Welcome to another edition of Feature Friday! Yet again we’re taking a deep dive into one of the many features and systems you can find in Village Monsters
Today, I’m going to talk about how conversing and dialog will work. Let’s take a look.
You’re going to be doing a lot of talking in Village Monsters. There will be villagers to build relationships with, merchants to barter with, and lore to be learned around every corner.
The actual text itself is of course important, but even more so than that is the delivery. How text and dialog is presented to the player is of utmost importance to how the world is shaped in their head.
In this post I’m going to focus on two specific strategies for communicating dialog with the player: The use of portraits, and the use of narrator text intermixed with dialog.
I probably don’t need to tell you that my professional background isn’t in art. It’s, uh…it’s rather self-evident, right?
While I may be unable to animate an entire sets of sprite to communicate what’s going on in a scene, I should have enough talent to handle portraits. As such, this is going to be a major focus of my time and effort when it comes to producing art for this game.
By way of example, I want to talk about the wonderful Undertale. Like me, Toby Fox isn’t exactly an artist,
but he uses an impeccable style and design to bring his characters to life. One of the many ways he accomplishes this is via his liberal use of character portraits.
Take a look of this list of Undyne expressions next to “artist interpretations”, by Tumblr user g0966
It doesn’t take much to communicate a wide range of emotions and personality of a character when making a portrait. There’s nothing in the way of animation here; it’s just purely good design. It’s a wonderful bang-for-your-buck approach that non-artists like me can use to make the most of our time.
It’s too early to share something of my own that’s the same level of quality, but here’s one little guy I’ve been working on – codenamed Signey
More on this guy later on in this post.
Next up, I wanted to explain the usage of what I’m calling narrator text. Let’s use another example, this time with Obsidian’s excellent CRPG, Pillars of Eternity.
You can tell Obsidian was trying to make the most of their money and work within their own limitations. Like the Infinity Engine games before it, one of Pillar‘s biggest limitations is its small animation set – you have your walking, fighting, and magic casting, but not much else.
Nearly every non-combat encounter with an NPC is them standing in an idle animation – no gestures, moving faces, or other animations are there to give them life.
Their solution to this was brilliant: they use narrator text intermixed with dialog to help paint the scene.
I think this is a genius. Without animating a single frame you can picture Maerwald as a frail and terrified old man who is likely losing his mind.
Pillars is a big, epic, D&D-style RPG, and its narrator text reflects this, going so far as being on the same caliber in style and volume to a fantasy novel
Frankly, Village Monsters is simply not that, so there will be some key differences. Notably, sentences will be shorter and much less descriptive overall.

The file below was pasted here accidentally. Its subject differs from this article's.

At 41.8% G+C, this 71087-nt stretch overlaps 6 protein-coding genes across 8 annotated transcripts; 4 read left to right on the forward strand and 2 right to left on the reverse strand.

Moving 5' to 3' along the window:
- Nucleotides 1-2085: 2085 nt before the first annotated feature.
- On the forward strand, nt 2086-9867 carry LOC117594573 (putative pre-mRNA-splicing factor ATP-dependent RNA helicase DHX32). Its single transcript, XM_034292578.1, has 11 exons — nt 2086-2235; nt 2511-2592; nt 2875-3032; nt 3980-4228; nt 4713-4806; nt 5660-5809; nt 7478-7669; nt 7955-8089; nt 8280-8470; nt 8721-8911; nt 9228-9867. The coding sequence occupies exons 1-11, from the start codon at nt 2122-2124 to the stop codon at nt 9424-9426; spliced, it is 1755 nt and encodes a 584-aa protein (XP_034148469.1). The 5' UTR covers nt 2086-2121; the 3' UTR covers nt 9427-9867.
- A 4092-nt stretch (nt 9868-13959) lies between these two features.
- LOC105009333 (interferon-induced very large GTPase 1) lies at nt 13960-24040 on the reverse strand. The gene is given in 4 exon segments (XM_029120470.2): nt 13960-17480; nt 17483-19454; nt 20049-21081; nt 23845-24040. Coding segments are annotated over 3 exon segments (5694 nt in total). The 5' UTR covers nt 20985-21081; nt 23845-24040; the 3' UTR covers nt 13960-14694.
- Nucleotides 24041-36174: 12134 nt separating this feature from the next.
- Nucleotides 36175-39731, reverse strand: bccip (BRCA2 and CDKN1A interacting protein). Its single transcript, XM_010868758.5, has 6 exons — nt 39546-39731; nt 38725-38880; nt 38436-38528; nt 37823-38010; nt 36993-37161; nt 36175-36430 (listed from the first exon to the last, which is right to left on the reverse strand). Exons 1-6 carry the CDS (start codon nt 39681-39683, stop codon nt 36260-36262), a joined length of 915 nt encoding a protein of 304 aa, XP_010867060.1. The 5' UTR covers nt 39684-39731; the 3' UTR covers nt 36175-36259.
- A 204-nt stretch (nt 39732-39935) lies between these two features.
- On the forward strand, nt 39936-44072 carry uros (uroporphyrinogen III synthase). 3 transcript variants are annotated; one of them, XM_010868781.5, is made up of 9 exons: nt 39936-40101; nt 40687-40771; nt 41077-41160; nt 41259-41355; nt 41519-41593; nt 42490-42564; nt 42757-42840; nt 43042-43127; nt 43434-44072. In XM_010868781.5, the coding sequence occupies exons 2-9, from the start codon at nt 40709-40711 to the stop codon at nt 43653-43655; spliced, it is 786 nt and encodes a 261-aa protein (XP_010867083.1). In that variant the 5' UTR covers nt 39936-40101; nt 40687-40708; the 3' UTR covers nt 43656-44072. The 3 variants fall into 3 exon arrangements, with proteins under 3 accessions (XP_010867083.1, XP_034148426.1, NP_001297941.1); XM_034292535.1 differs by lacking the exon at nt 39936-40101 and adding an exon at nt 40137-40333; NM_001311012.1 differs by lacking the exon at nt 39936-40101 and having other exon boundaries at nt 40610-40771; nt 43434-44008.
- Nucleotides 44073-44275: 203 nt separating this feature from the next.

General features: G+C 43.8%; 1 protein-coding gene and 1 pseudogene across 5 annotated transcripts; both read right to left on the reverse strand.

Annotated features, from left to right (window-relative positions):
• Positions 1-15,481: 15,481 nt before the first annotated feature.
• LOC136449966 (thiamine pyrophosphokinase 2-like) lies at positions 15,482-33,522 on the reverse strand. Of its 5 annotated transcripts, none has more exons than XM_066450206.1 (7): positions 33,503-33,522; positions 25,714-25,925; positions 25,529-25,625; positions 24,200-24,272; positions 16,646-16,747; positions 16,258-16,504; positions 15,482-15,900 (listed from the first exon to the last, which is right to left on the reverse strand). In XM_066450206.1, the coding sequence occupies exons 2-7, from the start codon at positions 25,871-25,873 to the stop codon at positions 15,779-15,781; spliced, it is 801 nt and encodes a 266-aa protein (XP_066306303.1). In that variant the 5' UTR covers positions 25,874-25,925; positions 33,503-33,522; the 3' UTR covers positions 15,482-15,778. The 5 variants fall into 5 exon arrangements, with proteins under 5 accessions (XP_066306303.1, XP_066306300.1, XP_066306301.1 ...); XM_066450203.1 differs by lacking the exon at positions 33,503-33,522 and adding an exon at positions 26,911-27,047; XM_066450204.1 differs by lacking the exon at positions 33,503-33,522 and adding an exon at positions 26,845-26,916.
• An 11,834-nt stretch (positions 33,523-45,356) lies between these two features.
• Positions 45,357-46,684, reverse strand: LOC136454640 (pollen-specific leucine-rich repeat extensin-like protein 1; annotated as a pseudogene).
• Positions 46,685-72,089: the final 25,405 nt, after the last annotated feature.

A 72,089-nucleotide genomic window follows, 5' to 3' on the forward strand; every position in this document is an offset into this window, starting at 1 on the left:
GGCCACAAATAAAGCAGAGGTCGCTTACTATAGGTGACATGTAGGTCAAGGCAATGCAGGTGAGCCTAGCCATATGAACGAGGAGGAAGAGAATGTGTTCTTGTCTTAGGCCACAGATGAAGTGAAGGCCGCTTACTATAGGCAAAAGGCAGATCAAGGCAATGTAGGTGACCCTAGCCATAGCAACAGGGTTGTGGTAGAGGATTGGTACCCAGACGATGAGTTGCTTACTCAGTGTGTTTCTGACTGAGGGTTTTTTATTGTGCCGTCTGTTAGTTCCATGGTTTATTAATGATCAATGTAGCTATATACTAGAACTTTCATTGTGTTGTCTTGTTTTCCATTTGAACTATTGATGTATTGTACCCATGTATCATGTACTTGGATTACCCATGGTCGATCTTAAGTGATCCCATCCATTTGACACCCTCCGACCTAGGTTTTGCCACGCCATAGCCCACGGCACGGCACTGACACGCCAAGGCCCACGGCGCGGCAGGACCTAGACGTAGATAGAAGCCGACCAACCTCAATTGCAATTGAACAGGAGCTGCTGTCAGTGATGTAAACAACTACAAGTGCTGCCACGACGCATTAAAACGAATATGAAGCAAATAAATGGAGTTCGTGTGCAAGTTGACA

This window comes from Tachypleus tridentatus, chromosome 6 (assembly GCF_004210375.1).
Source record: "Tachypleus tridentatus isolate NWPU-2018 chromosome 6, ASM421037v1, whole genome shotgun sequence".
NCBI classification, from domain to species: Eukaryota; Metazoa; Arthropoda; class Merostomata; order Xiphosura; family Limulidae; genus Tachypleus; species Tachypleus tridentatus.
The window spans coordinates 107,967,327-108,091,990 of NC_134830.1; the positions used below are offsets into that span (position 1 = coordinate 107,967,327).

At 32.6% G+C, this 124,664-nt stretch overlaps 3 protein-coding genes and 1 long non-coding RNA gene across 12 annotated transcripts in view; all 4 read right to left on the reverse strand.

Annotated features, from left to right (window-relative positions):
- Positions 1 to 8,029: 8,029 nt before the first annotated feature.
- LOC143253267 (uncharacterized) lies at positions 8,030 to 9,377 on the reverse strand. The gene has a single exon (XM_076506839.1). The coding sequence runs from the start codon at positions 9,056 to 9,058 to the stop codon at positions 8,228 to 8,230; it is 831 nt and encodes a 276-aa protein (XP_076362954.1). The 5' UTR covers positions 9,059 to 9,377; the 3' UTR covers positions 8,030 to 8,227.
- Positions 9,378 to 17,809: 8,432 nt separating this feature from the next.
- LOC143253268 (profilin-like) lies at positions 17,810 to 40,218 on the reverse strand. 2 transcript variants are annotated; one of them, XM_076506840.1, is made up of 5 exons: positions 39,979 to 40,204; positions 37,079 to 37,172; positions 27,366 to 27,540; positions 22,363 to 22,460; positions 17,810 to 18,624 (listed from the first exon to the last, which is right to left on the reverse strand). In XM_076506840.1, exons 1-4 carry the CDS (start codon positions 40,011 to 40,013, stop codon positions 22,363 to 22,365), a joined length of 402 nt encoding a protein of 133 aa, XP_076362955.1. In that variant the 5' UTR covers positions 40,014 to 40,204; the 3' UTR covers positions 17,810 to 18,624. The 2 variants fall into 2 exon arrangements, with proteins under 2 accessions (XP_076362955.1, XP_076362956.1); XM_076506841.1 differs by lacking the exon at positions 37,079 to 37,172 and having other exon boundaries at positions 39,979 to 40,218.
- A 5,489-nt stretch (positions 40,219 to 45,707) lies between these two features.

Here’s an example of what it looks like in my game:
The above GIF actually shows what it looks like to combine both a portrait and narrator text to communicate with the player.
I have a lot of plans for narrator text in this game. For one, the narrator won’t be some detached voice – it’ll be its own personality and have its own opinions on what’s going on.
I’m also going to use it communicate other things beyond dialog to the player. For example, in most RPGs when a character is “done” talking they’ll just loop what they said last.
In Village Monsters, I can instead let the narrator do the talking. Instead of repeating themselves, I can instead use narrator text to tell the player something like, “I don’t think this character has anything more to say”, or “The villager looks at you kindly before returning to work”. Same effect, but in a way that’s a bit more effective than repeating text.
Summarized in a different way, narrator text will be yet another method to inject some flavor into what is hopefully a delicious meal.
One area I’m not quite ready to talk about is the ability to talk back to villagers. Instead, I’ll talk a little about my philosophy.
Most important to me: your character won’t ever have any lines of its own.
This is a very deliberate choice for the style of game I’m going for. Consider the below two possible ways for a character to accept a quest:
- With a Voice: “Sure, I’d be happy to help look for your cat, Mrs. Seymour”
- Without a Voice: You agree to help find the cat.
The 2nd option is without a doubt drier than the 1st, but this is intentional. I want you, the player, to project your own vision onto the character. Would your version of the character say “happy to help”? Would they be so formal in addressing a person by their last name? Maybe, maybe not, but I want it to be up to you.
Nintendo is infamous for using this ‘excuse’ for explaining why Link doesn’t talk in any of the Legend of Zelda games, but I think it’s a smart and ultimately correct strategy. You are the player – this should be true in all aspects, even speech.
Despite this, there will be plenty of ways to ‘talk’ without just saying yes or no. More to come on that, and much more, in the coming weeks.